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Investigating beyond the human machinery: A closer look at accident causation in high hazard industries§


  • This article is prepared for presentation at American Institute of Chemical Engineers 2008 Spring National Meeting, 42nd Annual Loss Prevention Symposium, New Orleans, LA, April 7–9, 2008.

  • This article has not been approved by the Board and is published for general informational purposes only. Every effort has been made to accurately present the contents of any Board-approved report mentioned in this article. Any material in the article that did not originate in a Board-approved report is solely the responsibility of the authors and does not represent an official finding, conclusion, or position of the Board. AIChE shall not be responsible for statements or opinions contained in this article or printed in its publications.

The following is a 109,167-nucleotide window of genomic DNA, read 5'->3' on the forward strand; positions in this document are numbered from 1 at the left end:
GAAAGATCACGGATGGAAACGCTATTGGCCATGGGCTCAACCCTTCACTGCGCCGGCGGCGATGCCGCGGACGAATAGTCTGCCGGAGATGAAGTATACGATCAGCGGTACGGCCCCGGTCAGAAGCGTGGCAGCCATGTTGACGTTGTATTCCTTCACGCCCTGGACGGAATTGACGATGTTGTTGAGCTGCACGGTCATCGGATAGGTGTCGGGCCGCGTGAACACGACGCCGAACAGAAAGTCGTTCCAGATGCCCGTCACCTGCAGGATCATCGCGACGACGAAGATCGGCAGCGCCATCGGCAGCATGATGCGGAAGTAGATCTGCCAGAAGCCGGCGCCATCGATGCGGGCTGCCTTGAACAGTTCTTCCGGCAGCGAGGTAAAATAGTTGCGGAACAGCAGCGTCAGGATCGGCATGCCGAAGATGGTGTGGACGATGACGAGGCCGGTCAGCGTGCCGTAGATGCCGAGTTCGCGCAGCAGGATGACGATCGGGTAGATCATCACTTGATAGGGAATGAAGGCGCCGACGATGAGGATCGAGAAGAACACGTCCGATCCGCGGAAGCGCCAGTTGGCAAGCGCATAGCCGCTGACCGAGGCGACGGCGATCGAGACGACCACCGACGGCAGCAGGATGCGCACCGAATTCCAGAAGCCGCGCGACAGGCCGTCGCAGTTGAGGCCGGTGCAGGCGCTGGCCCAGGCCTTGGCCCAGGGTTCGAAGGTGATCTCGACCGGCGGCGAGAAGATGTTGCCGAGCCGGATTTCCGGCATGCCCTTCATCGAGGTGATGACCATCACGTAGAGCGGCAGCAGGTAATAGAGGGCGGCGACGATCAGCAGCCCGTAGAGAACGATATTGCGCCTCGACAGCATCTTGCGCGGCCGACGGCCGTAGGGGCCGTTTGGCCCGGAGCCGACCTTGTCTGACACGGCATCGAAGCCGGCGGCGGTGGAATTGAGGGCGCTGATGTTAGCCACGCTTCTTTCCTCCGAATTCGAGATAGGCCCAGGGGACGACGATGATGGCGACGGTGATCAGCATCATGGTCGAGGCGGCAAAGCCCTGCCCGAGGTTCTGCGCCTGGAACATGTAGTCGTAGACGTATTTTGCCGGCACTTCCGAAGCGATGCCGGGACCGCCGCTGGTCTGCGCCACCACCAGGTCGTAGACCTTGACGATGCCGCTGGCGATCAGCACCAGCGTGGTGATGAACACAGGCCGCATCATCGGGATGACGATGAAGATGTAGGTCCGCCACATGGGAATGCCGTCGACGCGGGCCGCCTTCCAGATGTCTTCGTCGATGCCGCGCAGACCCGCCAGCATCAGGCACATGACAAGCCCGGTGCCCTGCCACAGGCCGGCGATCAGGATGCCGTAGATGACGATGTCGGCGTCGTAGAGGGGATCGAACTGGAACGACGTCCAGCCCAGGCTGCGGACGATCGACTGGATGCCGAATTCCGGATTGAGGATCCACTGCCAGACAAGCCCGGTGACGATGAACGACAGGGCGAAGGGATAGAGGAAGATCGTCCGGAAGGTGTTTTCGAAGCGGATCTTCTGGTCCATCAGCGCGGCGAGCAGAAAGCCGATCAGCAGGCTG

• §

    This is a U.S. Government work and, as such, is in the public domain in the United States of America.


Human error is not a cause of an accident—it's a symptom of underlying problems. Attempting to modify operator behavior to prevent human error will not rectify those underlying problems nor will it prevent major catastrophic accidents. This article will provide evidence to support why an organization's safety focus should not be solely on behavior-based safety. It will demonstrate how an equal emphasis and focus needs to be placed on the safety systems of the organization, as these aspects of safety provide a more accurate assessment of a company's true safety state. By taking another look at the US Chemical Safety Board's completed investigations, this article will demonstrate how one must go beyond the actions and decisions of frontline operators to truly understand the causes of any given incident and to safeguard against major accident hazards. © 2008 American Institute of Chemical Engineers Process Saf Prog, 2009